Official Selection, 2019 CAAMFest
Audience Award, 2019 Urban Nomad Film Festival
None of its participants remember what it’s officially called. “Overseas Chinese” something? Might it have the word “compatriot” in it? Everyone knows what they’re not supposed to call it. “Love Boat” was the nickname that stuck, the moniker that came to define and perhaps undo the Taiwan government’s legendary summer camp for overseas Chinese. Officially designed as a soft power program to teach Chinese culture and language to diasporic youth and also to promote the notion of the Republic of China on Taiwan, the program became notorious instead as a month-and-a-half incubator for hookups and delinquency.
But rather than stick to the salacious, legendary director Valerie Soe, herself a Love Boat alum from 1982, recalls broader definitions of love. There is the self-love of discovering a diasporic identity by partying with other Chinese youth from around the world and finally finding a place where they didn’t stick out in the streets. It’s also the love for Taiwanese culture on their own terms, coming to appreciate food, landmarks, and people independently of their parents. And however circuitously, the program translated into a lifelong love for Taiwan, through the universal diasporic language of clubbing rather than through the classroom or countless military demonstrations.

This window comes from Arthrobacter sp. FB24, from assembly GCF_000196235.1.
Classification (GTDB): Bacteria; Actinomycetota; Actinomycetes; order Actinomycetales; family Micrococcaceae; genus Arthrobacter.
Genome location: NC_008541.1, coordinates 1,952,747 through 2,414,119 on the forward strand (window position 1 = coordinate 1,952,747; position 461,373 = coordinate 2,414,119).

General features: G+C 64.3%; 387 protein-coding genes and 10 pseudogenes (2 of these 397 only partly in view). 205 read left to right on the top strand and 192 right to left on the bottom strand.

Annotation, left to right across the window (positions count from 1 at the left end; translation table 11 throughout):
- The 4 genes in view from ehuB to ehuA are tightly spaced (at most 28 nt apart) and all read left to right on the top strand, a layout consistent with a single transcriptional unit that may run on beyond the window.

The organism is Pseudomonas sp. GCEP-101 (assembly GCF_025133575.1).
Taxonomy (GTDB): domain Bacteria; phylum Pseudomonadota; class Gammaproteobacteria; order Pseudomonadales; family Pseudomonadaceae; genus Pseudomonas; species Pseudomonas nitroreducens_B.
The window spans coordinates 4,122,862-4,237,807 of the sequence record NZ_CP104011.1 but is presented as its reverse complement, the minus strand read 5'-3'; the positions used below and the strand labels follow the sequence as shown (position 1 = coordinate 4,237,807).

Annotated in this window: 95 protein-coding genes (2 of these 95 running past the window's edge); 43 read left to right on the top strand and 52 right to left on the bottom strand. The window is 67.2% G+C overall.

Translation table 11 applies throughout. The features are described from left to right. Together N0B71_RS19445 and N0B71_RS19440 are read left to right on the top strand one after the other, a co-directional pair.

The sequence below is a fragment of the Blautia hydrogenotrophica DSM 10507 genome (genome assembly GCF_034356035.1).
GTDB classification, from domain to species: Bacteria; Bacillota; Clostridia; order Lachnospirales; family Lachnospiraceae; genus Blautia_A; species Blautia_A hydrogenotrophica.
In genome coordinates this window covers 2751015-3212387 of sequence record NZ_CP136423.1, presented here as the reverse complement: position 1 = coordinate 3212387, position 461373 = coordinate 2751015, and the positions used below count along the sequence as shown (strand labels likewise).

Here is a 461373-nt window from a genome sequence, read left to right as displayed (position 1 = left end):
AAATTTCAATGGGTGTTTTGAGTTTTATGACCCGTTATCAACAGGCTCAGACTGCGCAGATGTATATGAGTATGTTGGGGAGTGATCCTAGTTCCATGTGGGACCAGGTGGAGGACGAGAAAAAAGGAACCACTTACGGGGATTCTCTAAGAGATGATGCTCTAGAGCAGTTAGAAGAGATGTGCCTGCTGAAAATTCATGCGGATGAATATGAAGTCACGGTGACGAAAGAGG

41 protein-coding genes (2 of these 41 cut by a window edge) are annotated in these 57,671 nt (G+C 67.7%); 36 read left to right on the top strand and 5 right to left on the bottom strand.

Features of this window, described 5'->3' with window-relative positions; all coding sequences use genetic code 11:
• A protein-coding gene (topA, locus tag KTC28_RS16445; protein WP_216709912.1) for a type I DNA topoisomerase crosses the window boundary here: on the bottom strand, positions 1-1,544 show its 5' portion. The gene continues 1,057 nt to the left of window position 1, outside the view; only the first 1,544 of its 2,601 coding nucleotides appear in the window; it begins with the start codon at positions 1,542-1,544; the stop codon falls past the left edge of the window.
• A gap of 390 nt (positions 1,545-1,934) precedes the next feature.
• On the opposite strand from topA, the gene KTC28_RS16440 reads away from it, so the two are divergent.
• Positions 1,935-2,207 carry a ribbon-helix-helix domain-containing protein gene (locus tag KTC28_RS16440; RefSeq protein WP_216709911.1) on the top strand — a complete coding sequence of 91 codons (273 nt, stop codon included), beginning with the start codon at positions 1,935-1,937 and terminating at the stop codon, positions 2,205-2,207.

The documentary’s archival videos and photographs represent a joyous, alternative history of Taiwan and Chinese America, one seen from the awkwardly created category of “overseas Chinese” borne out of propaganda and adolescent desires to fit in. Perhaps the most endearing example yet of Asian American cinema’s “returnee” subgenre (see: First Person Plural, Seoul Searching, A Great Wall), LOVE BOAT: TAIWAN has the laughs of a fish-out-of-water comedy and the feels of a homecoming dance.